About Queen Christina of Sweden:
Queen of Sweden November 6, 1632 - June 5, 1654
Crowned 1644 or 1650
(dates are found in conflicting sources)
Occupation: Queen of Sweden
Known for: Ruling Sweden in her own right, patronage of art and philosophy, abdication, conversion to Roman Catholicism, part in Thirty Years' War; rumors of lesbianism and intersexuality
Also known as: Kristina Wasa; Maria Christina Alexandra; Count Dohna; Minerva of the North; Protectress of the Jews at Rome
More About Queen Christina of Sweden:
Career as Queen of Sweden:
When her father was killed in battle in 1632, the six-year-old girl became Queen Christina. Ruling at the head of government as regent until Queen Christina was of age was Axel Oxenstierna, who continued as her advisor after she was crowned. It was against his advice that she initiated the end of the Thirty Years War, culminating with the Peace of Westphalia in 1648.
Queen Christina launched a "Court of Learning" by her patronage of art, theater, and music. The French philosopher Rene Descartes came to Stockholm, where he lived for two years. His plans for an Academy in Stockholm came to nothing when he suddenly became ill and died in 1650.
Queen Christina appointed her cousin, Carl Gustav (Karl Charles Gustavus) as her successor. Some historians believe that she was romantically linked to him earlier, but they never married, and instead, her relationship with lady-in-waiting Countess Ebbe "Belle" Sparre launched rumors of lesbianism.
Surviving letters from Christina to the Countess are easily described as love letters, though it is always difficult to apply modern classifications like "lesbian" to people in another time when such classifications were not known. Though they shared a bed at times, this practice did not at that time necessarily imply a sexual relationship. The Countess married and left court before Christina's abdication, but they continued to exchange passionate letters.
Difficulties with issues of taxation and governance, and problematic relations with Poland plagued Christina's last years as Queen of Sweden, and in 1651 she first proposed that she abdicate. Her council convinced her to stay, but she had some sort of breakdown and spent much time confined to her rooms, consulting with Father Antonio Macedo. She finally did abdicate officially in 1654. Her actual reasons for abdicating are still argued by historians.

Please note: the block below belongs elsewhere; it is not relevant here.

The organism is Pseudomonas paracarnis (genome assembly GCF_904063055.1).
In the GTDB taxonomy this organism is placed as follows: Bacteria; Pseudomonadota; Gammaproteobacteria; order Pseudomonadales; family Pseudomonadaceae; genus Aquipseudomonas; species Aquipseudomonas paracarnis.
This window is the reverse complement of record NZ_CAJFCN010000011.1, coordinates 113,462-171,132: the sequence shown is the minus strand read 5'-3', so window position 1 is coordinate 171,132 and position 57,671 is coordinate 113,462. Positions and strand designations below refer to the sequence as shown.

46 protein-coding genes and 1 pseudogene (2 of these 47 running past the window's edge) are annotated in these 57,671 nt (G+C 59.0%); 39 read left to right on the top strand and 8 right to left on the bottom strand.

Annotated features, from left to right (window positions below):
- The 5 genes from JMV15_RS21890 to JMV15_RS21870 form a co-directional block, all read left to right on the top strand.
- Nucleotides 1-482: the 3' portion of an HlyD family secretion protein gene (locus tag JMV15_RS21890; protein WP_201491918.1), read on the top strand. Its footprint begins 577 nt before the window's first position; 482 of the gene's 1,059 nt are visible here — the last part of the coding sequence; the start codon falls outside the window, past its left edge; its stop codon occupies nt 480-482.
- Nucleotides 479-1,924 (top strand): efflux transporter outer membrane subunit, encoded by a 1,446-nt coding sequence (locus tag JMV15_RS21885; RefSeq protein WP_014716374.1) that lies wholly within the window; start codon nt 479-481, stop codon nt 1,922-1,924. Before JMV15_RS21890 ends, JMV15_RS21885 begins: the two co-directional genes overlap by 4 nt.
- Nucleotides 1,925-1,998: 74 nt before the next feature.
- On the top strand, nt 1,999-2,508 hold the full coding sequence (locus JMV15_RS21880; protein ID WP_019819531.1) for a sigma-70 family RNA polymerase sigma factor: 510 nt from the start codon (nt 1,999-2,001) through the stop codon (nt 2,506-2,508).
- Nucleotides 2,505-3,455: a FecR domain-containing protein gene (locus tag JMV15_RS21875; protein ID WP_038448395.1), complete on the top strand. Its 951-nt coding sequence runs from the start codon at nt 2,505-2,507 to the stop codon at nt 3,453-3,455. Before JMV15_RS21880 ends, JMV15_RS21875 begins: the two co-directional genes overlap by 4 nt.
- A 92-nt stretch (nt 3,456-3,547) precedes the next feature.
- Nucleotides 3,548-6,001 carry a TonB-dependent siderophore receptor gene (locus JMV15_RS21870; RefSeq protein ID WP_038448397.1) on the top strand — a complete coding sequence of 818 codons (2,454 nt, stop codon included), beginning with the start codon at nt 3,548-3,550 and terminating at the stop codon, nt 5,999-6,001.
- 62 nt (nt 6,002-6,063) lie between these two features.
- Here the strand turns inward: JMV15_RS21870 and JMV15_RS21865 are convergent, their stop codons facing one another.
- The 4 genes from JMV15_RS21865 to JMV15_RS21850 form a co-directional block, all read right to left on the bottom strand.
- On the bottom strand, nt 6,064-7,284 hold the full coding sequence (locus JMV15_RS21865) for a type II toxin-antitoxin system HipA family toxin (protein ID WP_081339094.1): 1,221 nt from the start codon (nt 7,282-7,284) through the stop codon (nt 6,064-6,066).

Christina in Rome:
Christina, now calling herself Maria Christina Alexandra, left Sweden a few days later, traveling in disguise as a man. She made her way to Rome, where she lived in a palazzo filled with art and books and which became a lively center of culture as a salon.
Converted to Roman Catholicism perhaps by 1652 but certainly by the time she arrived in Rome, the former Queen Christina became a favorite of the Vatican in the religious "battle for the hearts and minds" of 17th century Europe. She was aligned with a particularly free-thinking branch of Roman Catholicism.
Christina also embroiled herself in political and religious intrigue, first between the French and Spanish factions in Rome.
Failed Schemes and Royal Aspirations:
In 1656, Christina launched an attempt to become Queen of Naples. A member of Christina's household, the Marquis of Monaldesco, betrayed plans of Christina and the French to the Spanish Viceroy of Naples. Christina retaliated by having Monaldesco executed summarily in her presence, defending her action as her right. For this act, she was for some time marginalized in Roman society, though she eventually became involved again in church politics.
In another failed scheme, Christina attempted to have herself made Queen of Poland. Her confidant and advisor, Decio Azzolino, a cardinal, was widely rumored to be her lover, and in one scheme Christina attempted to win the Papacy for Azzolino.
Christina died in 1689, aged 63. She named Cardinal Azzolino as her sole heir. She was buried in St. Peter's, an unusual honor for a woman.
Christina's "abnormal" interest (for her time) in pursuits normally reserved for males, occasional dressing in male attire, and persistent stories about her personal relationships, have led to many disagreements among historians as to the nature of her sexuality. In 1965, her body was exhumed for testing, to see if she had signs of hermaphroditism or intersexuality, but the results were inconclusive.
More on Queen Christina of Sweden
Places: Stockholm, Sweden; Rome, Italy
Religion: Protestant - Lutheran, Roman Catholic, accused of atheism